I looked up from my laptop on a Saturday night in January, nearly finished with my basketball game story from the Nashville Invitational Tournament.
An Assembly Hall gym that an hour or so earlier had been full of fans was now deserted except for me and the janitorial crew. No players, no coaches, no officials.
The cleaning crew were doing their best to clear away the remains of what those fans left behind in the seats and bleachers while the stereo system cranked out tunes from Bob Seger, Johnny Cash and REO Speedwagon.
“On a long and lonesome highway, east of Omaha ...” played as I finished my story. I told them good-bye on my way out the door — the cleaning crew at Nashville always had the best music — and headed toward home.
Never miss a local story.
As I prepare to write the final few stories of a sportswriting career at the Belleville News-Democrat that spanned nearly 32 years, I thought of nights just like that. Many, many nights like that.
Some nights my office was a gym. Other nights it was a football field, baseball field or a sold-out hockey arena. Some nights it was a World Series game at Busch Stadium, other days it was in the Edward Jones Dome press box watching Kurt Warner and the St. Louis Rams’ “Greatest Show on Turf” shred another defense.
One thing is for certain — my office has always been like nobody else’s office. This was no 9-to-5 job with nights and weekends off, where everybody waves good-bye and heads home for the weekend.
Sportswriters work nights and weekends and days and morning and afternoons. Your day off may turn into a full day of work if a big story breaks.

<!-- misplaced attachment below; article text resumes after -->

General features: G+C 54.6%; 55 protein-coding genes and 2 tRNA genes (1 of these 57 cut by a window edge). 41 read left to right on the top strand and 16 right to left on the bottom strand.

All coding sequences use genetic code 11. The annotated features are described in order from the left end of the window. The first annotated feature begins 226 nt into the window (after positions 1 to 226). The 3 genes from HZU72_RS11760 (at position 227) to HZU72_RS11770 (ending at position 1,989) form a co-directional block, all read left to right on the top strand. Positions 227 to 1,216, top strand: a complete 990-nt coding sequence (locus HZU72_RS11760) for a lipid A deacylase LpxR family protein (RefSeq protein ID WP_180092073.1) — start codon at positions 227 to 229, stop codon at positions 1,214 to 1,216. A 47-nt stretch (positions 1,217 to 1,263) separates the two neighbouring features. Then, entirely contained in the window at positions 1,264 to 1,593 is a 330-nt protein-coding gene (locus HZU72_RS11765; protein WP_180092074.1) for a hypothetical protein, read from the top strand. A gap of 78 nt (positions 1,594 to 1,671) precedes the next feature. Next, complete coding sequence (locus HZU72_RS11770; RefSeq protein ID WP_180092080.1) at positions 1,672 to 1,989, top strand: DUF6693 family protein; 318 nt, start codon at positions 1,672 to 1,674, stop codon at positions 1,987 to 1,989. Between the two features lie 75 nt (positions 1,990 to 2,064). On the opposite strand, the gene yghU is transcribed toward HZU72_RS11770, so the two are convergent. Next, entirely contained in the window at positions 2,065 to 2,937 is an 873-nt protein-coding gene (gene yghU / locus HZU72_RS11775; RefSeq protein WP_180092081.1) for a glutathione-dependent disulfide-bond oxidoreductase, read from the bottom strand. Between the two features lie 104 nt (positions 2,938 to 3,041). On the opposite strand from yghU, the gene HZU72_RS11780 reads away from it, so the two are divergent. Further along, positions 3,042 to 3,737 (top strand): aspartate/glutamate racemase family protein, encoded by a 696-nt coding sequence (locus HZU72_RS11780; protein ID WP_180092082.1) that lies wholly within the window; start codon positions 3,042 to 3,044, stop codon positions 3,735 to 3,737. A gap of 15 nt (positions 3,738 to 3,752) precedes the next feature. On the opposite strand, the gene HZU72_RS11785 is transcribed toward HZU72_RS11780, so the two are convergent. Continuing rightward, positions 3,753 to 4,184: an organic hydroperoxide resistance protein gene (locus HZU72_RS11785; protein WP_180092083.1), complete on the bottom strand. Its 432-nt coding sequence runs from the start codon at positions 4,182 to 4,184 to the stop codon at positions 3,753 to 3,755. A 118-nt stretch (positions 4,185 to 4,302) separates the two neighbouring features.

We go to work every day with the possibility of seeing something no one’s ever seen before. Our toolbox includes our eyes and ears, a laptop, a cell phone, a tape recorder, car and a notebook.
Maybe a day at the office will include watching a running back going for over 400 yards in a single game. Maybe it was seeing an opposing team cheering when one of their own finally manages to hit a foul ball off future major league pitcher Jake Odorizzi, the pride of Highland who now wears the uniform of the Tampa Bay Rays.
▪ I was there for Wayne Gretzky’s introduction to perhaps the largest crowd to ever see a St. Louis Blues game for his 1996 debut. I was covering the game in Detroit when Blues defenseman Chris Pronger took a shot to the chest and fell to the ice in dire need of medical attention.
Fortunately, “Prongs” was OK and he will be forever be linked to my Blues coverage since my first day on the beat in 1995 was when he was traded here for Blues icon Brendan Shanahan.
On one of my first days after being hired at the News-Democrat in October 1985, I was in the press box to see Ozzie Smith’s “Go crazy folks, go crazy” game-winning playoff home run. I saw many of Mark McGwire’s home runs during his record-breaking 1998 season, including home runs No. 69 and 70.
I covered the best of the Rams and the worst and through the years also covered University of Illinois football and basketball ( I had that triple-OT Braggin’ Rights thriller, too).
While covering the KMOX/7-Up/Coca-Cola/Shop ‘n Save Shootout in St. Louis I got to see basketball players like Kevin Garnett, Vince Carter, Penny Hardaway, Alonzo Mourning and LaPhonso Ellis play when they were still in high school.
My job was fun like that. I never knew what to expect and I never took anything for granted.